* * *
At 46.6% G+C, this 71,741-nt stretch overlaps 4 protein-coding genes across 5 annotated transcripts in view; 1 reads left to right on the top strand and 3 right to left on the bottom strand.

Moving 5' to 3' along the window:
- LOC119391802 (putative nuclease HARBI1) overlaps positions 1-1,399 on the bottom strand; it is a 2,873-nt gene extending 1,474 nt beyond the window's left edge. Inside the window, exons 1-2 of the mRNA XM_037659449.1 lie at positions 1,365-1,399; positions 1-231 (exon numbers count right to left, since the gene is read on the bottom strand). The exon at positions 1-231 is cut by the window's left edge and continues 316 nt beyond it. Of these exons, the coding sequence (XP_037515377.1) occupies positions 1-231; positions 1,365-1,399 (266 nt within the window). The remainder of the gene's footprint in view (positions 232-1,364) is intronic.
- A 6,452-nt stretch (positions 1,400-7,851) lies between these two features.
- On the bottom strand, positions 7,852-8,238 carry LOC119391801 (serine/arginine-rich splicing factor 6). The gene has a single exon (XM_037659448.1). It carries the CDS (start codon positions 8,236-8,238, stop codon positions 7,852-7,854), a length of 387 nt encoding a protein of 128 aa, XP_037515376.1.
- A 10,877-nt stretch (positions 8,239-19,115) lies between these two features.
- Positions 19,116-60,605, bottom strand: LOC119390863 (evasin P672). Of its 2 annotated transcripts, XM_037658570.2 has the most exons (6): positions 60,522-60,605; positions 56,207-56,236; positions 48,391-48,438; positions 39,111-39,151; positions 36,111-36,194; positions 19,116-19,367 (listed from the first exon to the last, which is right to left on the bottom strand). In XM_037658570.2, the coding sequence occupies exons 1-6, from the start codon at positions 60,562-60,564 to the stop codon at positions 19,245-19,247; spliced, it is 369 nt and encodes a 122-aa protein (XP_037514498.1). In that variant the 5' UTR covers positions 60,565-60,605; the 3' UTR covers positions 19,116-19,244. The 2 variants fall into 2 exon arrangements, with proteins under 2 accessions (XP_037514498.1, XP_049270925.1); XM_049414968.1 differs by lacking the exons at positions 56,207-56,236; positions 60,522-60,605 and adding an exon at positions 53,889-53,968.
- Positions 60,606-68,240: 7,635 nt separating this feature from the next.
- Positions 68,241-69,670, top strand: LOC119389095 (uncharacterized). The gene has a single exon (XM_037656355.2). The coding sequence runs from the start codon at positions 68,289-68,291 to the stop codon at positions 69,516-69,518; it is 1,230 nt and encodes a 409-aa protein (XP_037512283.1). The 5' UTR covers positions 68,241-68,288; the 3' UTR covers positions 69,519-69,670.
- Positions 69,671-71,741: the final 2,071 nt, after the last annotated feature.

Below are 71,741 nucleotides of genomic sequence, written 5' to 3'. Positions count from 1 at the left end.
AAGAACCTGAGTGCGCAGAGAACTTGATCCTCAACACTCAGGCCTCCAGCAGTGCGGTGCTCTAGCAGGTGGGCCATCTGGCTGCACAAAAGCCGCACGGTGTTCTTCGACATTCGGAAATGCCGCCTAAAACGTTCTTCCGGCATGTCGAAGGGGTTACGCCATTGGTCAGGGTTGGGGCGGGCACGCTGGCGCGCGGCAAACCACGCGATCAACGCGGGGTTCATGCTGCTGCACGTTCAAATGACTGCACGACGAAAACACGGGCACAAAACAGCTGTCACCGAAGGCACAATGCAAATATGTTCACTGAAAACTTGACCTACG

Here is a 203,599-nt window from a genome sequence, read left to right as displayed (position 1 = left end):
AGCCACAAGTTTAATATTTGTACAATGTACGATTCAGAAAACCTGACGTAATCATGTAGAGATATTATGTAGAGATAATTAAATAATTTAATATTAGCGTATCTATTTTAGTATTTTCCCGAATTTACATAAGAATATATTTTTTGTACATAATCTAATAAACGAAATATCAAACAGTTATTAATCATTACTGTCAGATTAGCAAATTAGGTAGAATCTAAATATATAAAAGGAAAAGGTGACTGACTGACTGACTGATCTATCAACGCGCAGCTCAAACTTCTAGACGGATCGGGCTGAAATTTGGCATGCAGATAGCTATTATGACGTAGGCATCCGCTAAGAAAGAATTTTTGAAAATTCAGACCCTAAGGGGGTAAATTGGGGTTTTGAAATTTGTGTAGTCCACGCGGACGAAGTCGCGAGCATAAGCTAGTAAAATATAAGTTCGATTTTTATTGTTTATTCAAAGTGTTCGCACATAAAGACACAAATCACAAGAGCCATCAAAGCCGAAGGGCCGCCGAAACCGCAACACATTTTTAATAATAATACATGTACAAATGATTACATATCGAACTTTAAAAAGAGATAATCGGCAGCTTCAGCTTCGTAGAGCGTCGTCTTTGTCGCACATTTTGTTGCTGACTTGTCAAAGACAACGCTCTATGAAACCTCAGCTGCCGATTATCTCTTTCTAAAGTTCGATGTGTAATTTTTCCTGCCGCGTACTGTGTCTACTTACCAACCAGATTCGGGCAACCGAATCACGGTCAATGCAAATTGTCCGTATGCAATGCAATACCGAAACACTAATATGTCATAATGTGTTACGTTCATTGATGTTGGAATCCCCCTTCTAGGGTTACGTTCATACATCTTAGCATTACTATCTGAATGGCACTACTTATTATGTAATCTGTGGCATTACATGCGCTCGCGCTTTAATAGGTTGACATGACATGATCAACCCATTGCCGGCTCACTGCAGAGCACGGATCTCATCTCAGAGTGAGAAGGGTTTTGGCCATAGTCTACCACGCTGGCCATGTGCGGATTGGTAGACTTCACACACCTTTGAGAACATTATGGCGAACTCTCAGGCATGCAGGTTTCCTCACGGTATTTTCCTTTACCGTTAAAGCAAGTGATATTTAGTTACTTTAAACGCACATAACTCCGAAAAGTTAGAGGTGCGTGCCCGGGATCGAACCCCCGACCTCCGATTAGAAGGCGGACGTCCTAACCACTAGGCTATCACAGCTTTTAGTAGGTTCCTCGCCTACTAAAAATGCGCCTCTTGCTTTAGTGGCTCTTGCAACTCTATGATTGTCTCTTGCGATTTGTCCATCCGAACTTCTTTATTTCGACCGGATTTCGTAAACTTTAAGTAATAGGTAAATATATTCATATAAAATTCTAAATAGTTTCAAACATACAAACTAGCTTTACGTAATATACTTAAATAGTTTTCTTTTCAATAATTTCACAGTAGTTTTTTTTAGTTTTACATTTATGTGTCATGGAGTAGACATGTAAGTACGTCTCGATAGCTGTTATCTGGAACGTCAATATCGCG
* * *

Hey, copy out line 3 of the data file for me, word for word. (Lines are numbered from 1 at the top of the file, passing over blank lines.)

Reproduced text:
- LOC119391802 (putative nuclease HARBI1) overlaps positions 1-1,399 on the bottom strand; it is a 2,873-nt gene extending 1,474 nt beyond the window's left edge. Inside the window, exons 1-2 of the mRNA XM_037659449.1 lie at positions 1,365-1,399; positions 1-231 (exon numbers count right to left, since the gene is read on the bottom strand). The exon at positions 1-231 is cut by the window's left edge and continues 316 nt beyond it. Of these exons, the coding sequence (XP_037515377.1) occupies positions 1-231; positions 1,365-1,399 (266 nt within the window). The remainder of the gene's footprint in view (positions 232-1,364) is intronic.